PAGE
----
According to a new finding by reverse engineering pro Alessandro Paluzzi, there’s a new mention in the codebase of both Facebook and Instagram of a ‘paid blue badge’.

Paluzzi also shared a screenshot of the code with TechCrunch:

That does appear to refer to a subscription service for both apps, which could well give you a blue verification badge as a result.

Mets has neither confirmed nor denied the project, but it does seem, at least on the surface, that it’s considering offering checkmarks as another paid option – which still seems strange, considering the original purpose of verification, which is to signify noteworthy people or profiles in the app.

If people can just buy that, then it’s no longer of any value, right?

Evidently, that’s not the case, and with Twitter already bringing in around $7 million per quarter from Twitter Blue subscriptions, maybe Meta’s looking for a means to supplement its own intake, and make up for lost ad dollars and/or rising costs of its metaverse development.

It seems counter-intuitive, but I guess, if people will pay, and the platforms aren’t concerned about there being confusion as to what the blue ticks actually mean.

I guess, more money is good?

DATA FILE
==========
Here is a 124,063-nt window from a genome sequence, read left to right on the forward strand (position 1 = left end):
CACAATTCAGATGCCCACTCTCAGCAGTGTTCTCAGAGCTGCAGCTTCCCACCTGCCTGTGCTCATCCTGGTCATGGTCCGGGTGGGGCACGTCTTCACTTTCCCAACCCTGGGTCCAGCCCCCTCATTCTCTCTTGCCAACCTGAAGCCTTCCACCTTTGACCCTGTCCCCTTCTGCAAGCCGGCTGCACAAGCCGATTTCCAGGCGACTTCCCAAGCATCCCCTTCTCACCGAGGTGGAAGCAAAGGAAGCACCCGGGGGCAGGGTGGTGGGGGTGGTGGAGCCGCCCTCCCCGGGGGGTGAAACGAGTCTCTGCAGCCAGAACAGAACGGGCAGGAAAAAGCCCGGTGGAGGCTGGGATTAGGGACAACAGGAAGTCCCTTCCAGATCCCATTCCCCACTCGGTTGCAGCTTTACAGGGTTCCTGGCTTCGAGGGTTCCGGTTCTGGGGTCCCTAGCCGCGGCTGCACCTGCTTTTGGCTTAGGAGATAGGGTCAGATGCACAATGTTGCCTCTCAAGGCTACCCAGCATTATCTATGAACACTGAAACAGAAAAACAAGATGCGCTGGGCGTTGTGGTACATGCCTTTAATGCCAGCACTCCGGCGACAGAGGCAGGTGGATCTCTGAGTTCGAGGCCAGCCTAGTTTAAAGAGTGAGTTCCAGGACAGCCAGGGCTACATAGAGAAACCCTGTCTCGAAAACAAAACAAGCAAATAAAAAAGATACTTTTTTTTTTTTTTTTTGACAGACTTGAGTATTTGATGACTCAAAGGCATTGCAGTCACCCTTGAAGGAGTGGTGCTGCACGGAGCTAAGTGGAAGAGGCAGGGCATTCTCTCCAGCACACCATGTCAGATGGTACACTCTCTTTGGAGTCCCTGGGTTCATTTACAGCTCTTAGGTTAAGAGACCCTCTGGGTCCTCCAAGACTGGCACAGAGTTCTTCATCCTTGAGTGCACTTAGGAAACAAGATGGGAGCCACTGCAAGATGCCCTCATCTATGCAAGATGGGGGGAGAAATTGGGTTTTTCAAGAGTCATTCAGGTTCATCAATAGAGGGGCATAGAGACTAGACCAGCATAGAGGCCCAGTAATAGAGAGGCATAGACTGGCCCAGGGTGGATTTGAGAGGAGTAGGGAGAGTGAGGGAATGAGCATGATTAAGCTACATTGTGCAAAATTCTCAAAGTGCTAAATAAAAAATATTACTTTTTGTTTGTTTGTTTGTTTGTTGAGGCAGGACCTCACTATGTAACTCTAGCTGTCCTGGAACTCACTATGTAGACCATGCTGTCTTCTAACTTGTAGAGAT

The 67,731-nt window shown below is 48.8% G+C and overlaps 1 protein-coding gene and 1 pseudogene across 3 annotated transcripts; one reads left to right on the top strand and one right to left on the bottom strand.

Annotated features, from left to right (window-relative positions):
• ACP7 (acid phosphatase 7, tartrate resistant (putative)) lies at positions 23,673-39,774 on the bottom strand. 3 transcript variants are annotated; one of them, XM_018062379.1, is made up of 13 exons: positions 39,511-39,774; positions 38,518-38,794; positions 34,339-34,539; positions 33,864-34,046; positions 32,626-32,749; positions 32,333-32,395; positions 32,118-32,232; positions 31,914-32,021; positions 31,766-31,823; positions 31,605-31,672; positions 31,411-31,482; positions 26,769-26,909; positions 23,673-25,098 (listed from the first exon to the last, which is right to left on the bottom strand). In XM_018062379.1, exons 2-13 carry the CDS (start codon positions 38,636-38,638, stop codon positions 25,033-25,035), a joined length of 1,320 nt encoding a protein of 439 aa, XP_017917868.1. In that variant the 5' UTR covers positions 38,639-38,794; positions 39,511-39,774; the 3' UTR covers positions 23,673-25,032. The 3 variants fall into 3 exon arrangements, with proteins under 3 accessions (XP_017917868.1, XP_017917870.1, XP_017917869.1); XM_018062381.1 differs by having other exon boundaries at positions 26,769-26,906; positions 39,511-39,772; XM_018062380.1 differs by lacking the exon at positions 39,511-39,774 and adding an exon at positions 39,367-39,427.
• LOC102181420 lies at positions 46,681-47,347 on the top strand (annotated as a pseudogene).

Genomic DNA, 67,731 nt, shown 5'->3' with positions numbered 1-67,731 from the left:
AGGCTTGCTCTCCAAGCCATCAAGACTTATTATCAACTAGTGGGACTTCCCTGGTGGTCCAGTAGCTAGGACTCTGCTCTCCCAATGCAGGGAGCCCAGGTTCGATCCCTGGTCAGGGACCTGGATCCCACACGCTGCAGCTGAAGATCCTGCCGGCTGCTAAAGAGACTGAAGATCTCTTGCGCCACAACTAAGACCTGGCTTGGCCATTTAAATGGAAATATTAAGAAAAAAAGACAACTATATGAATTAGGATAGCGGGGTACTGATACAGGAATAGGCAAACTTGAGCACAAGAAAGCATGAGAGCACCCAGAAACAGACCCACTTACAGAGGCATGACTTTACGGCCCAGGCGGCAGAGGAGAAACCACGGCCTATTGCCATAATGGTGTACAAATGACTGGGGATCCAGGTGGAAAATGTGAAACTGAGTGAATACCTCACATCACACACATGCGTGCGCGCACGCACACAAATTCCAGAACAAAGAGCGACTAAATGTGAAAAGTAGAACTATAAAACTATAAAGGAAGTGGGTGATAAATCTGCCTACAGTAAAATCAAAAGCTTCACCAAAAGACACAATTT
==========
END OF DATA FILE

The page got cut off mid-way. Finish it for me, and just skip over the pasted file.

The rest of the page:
Meta has, in the past, said that it won’t charge a subscription fee to access its apps. But this, of course, would be supplemental – users wouldn’t have to pay, but they could buy a blue checkmark if they wanted, and use the implied value of recognition for their own purposes.

Which seems wrong, but tough times, higher costs – maybe every app needs to start digging deeper.

Meta hasn’t provided any info or confirmation at this stage, but we’ll keep you updated on any progress.



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YouTube Shorts Exceed 50B Daily Views, Meta’s Reels Doubles Plays 02/03/2023

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YouTube Shorts Exceed 50B Daily Views, Meta's Reels Doubles Plays 02/03/2023

YouTube Shorts and Meta’s Reels are both making
headway in the intensely competitive video shorts sector.  

During Alphabet’s Q4 earnings call on Thursday, CEO Sundar Pichai reported that YouTube Shorts has surpassed 50 billion
daily views. That’s up from the 30 billion reported in Q1 2022.

However, it still …